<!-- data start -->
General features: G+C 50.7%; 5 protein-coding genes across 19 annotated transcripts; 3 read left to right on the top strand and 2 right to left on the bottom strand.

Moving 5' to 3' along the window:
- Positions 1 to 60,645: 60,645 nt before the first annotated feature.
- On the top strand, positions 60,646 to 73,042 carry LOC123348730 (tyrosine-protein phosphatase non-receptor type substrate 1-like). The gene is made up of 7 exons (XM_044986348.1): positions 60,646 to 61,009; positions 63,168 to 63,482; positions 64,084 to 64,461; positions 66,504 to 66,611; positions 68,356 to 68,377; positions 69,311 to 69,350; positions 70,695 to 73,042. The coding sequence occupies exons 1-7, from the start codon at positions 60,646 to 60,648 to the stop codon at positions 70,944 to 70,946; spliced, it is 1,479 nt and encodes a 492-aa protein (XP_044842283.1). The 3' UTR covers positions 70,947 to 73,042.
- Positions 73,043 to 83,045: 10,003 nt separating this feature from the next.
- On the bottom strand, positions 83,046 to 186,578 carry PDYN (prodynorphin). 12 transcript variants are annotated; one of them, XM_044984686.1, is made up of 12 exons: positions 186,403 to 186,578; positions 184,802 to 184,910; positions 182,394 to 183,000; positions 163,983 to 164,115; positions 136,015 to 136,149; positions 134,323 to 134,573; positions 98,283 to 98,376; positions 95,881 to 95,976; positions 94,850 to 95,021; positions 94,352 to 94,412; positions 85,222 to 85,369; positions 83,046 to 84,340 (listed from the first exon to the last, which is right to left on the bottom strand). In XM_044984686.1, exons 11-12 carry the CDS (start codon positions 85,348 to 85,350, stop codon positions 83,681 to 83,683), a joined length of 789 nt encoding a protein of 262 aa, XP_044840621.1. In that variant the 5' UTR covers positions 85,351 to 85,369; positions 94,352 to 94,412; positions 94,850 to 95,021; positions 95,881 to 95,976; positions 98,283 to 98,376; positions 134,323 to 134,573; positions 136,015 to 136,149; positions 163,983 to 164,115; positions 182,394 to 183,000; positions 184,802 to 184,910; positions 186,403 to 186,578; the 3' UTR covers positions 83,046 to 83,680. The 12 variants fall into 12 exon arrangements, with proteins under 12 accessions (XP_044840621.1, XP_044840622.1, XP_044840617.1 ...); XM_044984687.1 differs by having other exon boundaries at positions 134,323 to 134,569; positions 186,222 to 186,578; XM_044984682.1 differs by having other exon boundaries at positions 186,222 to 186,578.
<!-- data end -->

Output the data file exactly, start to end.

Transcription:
General features: G+C 50.7%; 5 protein-coding genes across 19 annotated transcripts; 3 read left to right on the top strand and 2 right to left on the bottom strand.

Moving 5' to 3' along the window:
- Positions 1 to 60,645: 60,645 nt before the first annotated feature.
- On the top strand, positions 60,646 to 73,042 carry LOC123348730 (tyrosine-protein phosphatase non-receptor type substrate 1-like). The gene is made up of 7 exons (XM_044986348.1): positions 60,646 to 61,009; positions 63,168 to 63,482; positions 64,084 to 64,461; positions 66,504 to 66,611; positions 68,356 to 68,377; positions 69,311 to 69,350; positions 70,695 to 73,042. The coding sequence occupies exons 1-7, from the start codon at positions 60,646 to 60,648 to the stop codon at positions 70,944 to 70,946; spliced, it is 1,479 nt and encodes a 492-aa protein (XP_044842283.1). The 3' UTR covers positions 70,947 to 73,042.
- Positions 73,043 to 83,045: 10,003 nt separating this feature from the next.
- On the bottom strand, positions 83,046 to 186,578 carry PDYN (prodynorphin). 12 transcript variants are annotated; one of them, XM_044984686.1, is made up of 12 exons: positions 186,403 to 186,578; positions 184,802 to 184,910; positions 182,394 to 183,000; positions 163,983 to 164,115; positions 136,015 to 136,149; positions 134,323 to 134,573; positions 98,283 to 98,376; positions 95,881 to 95,976; positions 94,850 to 95,021; positions 94,352 to 94,412; positions 85,222 to 85,369; positions 83,046 to 84,340 (listed from the first exon to the last, which is right to left on the bottom strand). In XM_044984686.1, exons 11-12 carry the CDS (start codon positions 85,348 to 85,350, stop codon positions 83,681 to 83,683), a joined length of 789 nt encoding a protein of 262 aa, XP_044840621.1. In that variant the 5' UTR covers positions 85,351 to 85,369; positions 94,352 to 94,412; positions 94,850 to 95,021; positions 95,881 to 95,976; positions 98,283 to 98,376; positions 134,323 to 134,573; positions 136,015 to 136,149; positions 163,983 to 164,115; positions 182,394 to 183,000; positions 184,802 to 184,910; positions 186,403 to 186,578; the 3' UTR covers positions 83,046 to 83,680. The 12 variants fall into 12 exon arrangements, with proteins under 12 accessions (XP_044840621.1, XP_044840622.1, XP_044840617.1 ...); XM_044984687.1 differs by having other exon boundaries at positions 134,323 to 134,569; positions 186,222 to 186,578; XM_044984682.1 differs by having other exon boundaries at positions 186,222 to 186,578.